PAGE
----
The Ultimate Hang: An Illustrated Guide to Hammock Camping…

Over the years, in my back country adventures, I’ve tried hammock camping several times.  I have two hammocks I hang in my backyard when the weather is nice.  I have a hammock that picked up specifically for my (formerly) annual trips to Mexico.  I have tried many hammocks in a variety of locations and I’ve always had a great experience, even when it wasn’t ideal.

Cascade at Havasupai…Imagine hiking 12 miles into a picturesque oasis of fantastic waterfalls and crystal-blue creeks.  High red-rock cliffs rise on all sides dripping with verdant greenery creating welcome shade in the normally warm temperatures of Northern Arizona in late Spring.  After the long, hot hike in to camp you set up a luxurious hammock under the canopy of group of shade trees next to the cool creek water…  This was the setting of my first hammock camping trip, a nine-day hang in the heart of Havasupai just above Mooney Falls.

On that trip, I packed in a very heavy cloth hammock.  It was warm in late May and I did not bring a sleeping bag.  Nor did I bother with a tarp, bug net, or any of the other fun accessories available for hammock camping these days.  I was a little cold the first night there, but was otherwise comfortable the entire time in the canyon…and I was hooked!

Since then, I’ve hiked in to various locations around the state with a hammock and have even taken it on some whitewater trips.  Hammock camping, in general, has always been a warm weather adventure for me but as I work to get out in the wilderness more often I’ve looked for ways to make my hammock a more year-round setup.

The Ultimate Hang BookI recently mentioned getting to use the ENO Double Nest Hammock I won last year to do some camping up near Flagstaff.  One of the comments left on that post was from Derek Hansen.  I soon discovered that Derek was the author of a new book called The Ultimate Hang: An Illustrated Guide to Hammock Camping.  After a quick back-and-forth, Derek offered to send me a copy of the book to check out and I happily accepted.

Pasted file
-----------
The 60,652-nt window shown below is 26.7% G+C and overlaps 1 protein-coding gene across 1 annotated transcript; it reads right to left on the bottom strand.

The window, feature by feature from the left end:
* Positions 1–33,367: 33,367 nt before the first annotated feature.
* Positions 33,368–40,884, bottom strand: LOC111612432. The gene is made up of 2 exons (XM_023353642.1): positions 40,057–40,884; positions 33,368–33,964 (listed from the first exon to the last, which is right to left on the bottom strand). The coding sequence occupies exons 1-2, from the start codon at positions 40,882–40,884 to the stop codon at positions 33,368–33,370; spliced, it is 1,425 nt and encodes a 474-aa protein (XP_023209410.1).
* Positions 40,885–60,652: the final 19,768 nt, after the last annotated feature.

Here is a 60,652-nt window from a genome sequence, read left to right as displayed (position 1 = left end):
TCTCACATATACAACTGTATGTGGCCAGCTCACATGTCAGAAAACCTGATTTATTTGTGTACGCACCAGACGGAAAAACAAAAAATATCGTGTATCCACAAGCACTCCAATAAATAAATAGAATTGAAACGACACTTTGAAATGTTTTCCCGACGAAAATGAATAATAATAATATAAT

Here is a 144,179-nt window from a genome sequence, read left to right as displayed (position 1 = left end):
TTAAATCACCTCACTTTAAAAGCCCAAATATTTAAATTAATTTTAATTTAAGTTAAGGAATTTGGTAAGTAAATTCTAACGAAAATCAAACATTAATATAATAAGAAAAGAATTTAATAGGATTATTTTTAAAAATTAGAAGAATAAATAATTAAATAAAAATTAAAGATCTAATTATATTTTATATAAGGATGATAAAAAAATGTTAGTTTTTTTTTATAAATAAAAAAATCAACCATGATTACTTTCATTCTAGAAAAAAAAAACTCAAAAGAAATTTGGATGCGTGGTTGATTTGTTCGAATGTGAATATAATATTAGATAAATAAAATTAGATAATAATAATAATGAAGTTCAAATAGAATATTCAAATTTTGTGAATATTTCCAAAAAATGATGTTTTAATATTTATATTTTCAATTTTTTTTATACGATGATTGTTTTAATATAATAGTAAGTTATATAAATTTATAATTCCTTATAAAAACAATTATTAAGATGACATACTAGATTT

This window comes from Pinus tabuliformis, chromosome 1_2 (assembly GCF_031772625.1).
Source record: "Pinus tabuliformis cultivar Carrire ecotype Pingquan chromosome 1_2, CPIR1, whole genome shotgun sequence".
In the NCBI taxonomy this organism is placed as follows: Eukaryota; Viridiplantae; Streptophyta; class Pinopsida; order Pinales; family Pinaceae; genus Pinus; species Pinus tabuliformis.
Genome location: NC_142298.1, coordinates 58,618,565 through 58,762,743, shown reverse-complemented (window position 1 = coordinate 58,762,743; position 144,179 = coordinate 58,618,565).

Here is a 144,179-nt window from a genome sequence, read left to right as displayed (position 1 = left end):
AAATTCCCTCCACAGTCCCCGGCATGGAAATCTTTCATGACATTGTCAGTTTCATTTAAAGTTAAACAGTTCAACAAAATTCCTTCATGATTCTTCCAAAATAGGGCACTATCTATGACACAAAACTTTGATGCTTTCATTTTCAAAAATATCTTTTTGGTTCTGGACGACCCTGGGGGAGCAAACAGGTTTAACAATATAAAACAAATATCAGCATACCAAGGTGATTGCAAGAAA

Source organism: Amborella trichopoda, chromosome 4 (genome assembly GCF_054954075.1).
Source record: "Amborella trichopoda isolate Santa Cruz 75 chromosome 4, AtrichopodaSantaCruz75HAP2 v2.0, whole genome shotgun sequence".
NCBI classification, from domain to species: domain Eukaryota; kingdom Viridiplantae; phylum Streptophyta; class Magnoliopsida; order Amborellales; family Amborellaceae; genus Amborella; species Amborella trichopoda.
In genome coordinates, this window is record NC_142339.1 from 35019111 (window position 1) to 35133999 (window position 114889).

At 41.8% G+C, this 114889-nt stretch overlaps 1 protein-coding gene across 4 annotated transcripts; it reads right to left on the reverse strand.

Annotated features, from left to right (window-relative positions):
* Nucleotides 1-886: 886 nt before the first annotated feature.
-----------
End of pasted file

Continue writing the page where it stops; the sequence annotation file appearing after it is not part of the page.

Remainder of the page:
Derek was introduced to hammock camping at the age of 14 at a Scouting event in Utah.  Later, volunteering as a Scout Master himself in Virginia he began experimenting with hammocks again.  He became a very active voice at the worldwide hammock community,  Here, his talent and skill as an illustrator played a major roll in his ability to share his experiences and techniques with the Forum.  Eventually, Derek decided to parlay his talent, skills and experience into a concise, self-illustrated guide to the art of Hammock Camping.

Page samples from The Ultimate HangAs soon as I received my copy of Derek’s book, I leafed through it to get a feel for the presentation, expecting it to be a dry read of knots and gear lists.  I was pleasantly surprised to see a fun, well organized, beautifully illustrated, interactive book that reveals a real passion for the subject.  Derek’s writing style is easy and informal offering a fun read.  It’s organized such that you could read it cover to cover, or jump in to any chapter you want.  The illustrations are a fun mix of diagrams and comic-strip style cartoons, making the book entertaining and informative.

Illustration from The Ultimate HangAs a former freelance illustrator myself, I was very impressed with the consistency and continuity created with the illustrations.  The book has a great, relaxed look and feel but presents you with an amazing amount if information.

Another fantastic feature of this book takes advantage of a fairly new innovation just recently finding popularity in marketing circles.  The book is sprinkled with QR codes, allowing you to scan them with your smartphone for more detailed information, a custom “Hang” calculator, links to web pages mentioned in the text, among other things.  This feature I found to be great fun and a beautiful use of the QR code technology.